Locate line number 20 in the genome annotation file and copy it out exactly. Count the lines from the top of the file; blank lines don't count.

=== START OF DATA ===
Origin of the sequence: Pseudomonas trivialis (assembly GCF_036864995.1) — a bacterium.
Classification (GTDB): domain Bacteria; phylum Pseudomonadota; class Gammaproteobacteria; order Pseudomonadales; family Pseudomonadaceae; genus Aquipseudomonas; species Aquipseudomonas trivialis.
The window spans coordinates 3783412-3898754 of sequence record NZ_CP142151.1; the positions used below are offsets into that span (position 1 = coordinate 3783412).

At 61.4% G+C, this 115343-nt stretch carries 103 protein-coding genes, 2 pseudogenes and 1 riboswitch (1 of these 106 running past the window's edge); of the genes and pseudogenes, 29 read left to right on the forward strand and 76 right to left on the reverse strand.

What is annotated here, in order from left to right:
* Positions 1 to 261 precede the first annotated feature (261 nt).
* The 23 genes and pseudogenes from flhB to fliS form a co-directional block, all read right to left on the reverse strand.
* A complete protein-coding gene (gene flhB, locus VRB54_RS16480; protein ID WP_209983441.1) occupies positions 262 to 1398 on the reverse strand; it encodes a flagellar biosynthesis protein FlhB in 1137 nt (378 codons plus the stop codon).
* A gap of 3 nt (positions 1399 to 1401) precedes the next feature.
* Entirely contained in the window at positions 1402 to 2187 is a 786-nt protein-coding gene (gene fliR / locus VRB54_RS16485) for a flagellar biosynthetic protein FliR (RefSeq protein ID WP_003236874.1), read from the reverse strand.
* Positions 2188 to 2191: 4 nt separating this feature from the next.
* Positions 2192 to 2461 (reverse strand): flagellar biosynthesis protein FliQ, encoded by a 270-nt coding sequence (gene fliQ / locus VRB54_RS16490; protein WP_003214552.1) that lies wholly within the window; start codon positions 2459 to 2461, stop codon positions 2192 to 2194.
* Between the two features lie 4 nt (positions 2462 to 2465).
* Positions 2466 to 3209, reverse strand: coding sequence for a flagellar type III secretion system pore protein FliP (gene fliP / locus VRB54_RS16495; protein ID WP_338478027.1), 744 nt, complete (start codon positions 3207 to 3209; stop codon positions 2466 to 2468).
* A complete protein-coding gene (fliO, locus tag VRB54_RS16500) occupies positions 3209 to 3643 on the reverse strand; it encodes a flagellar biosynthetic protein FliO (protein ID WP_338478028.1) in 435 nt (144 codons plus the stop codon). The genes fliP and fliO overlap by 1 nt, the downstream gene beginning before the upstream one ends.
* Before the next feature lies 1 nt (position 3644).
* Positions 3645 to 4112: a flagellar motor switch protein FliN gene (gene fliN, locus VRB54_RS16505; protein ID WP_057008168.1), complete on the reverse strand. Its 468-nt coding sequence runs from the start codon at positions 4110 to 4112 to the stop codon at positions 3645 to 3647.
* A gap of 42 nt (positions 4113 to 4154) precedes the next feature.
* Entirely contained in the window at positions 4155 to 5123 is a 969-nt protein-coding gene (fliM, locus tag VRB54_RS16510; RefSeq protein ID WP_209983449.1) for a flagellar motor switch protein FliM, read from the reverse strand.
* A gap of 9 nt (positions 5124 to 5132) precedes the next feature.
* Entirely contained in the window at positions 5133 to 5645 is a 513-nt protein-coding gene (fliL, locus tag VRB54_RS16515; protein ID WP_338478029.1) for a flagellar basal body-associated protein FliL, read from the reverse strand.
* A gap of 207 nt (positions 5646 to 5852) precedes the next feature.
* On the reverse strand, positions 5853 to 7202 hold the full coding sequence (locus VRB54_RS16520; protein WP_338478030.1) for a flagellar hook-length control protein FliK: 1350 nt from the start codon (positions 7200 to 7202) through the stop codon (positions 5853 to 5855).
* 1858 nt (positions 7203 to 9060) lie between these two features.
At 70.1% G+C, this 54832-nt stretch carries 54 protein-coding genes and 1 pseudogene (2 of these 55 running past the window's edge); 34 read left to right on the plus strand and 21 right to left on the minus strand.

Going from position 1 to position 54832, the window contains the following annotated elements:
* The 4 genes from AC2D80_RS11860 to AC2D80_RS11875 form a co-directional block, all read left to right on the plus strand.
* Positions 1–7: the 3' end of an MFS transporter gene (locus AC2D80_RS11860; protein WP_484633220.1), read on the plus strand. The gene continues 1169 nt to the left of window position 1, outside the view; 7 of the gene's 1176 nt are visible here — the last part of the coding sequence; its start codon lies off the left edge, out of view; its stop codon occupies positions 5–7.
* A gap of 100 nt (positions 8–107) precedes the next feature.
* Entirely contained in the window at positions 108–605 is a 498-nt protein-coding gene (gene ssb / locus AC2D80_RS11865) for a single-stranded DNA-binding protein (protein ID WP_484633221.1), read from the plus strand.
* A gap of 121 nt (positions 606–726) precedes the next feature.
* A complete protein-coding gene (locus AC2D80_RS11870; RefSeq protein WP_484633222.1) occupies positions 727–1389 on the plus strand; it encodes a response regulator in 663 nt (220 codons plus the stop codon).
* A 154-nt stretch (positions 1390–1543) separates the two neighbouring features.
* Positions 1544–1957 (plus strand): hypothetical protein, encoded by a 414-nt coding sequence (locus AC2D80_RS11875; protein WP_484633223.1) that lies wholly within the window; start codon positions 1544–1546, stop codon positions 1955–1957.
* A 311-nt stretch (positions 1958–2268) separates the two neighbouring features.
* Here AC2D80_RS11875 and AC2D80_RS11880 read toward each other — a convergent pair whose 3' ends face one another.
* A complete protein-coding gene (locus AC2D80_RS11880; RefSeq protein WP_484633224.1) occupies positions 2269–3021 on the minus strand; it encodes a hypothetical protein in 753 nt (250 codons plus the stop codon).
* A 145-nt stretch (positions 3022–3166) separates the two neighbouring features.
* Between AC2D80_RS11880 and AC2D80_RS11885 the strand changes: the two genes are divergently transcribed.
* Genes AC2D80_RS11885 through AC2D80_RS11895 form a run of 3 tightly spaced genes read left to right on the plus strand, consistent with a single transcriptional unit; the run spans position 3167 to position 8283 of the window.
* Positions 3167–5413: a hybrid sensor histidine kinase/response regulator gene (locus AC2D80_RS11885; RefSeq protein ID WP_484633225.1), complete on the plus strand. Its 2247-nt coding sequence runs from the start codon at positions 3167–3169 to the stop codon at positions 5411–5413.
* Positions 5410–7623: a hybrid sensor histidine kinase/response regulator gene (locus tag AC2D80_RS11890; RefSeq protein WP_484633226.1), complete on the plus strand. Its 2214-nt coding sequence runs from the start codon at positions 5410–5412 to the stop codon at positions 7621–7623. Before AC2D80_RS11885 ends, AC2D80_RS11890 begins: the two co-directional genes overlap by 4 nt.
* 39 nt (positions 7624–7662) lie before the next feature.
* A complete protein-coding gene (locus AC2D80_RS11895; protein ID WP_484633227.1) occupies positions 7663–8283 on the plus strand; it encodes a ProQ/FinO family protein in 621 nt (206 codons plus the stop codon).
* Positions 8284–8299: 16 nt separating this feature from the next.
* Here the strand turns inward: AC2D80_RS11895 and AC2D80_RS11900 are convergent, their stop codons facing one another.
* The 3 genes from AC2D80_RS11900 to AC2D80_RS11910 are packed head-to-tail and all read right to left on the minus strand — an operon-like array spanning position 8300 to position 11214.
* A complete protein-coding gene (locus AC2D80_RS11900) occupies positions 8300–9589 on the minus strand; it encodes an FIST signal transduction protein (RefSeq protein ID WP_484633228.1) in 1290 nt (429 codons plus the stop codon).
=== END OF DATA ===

* A gap of 9 nt (positions 5124 to 5132) precedes the next feature.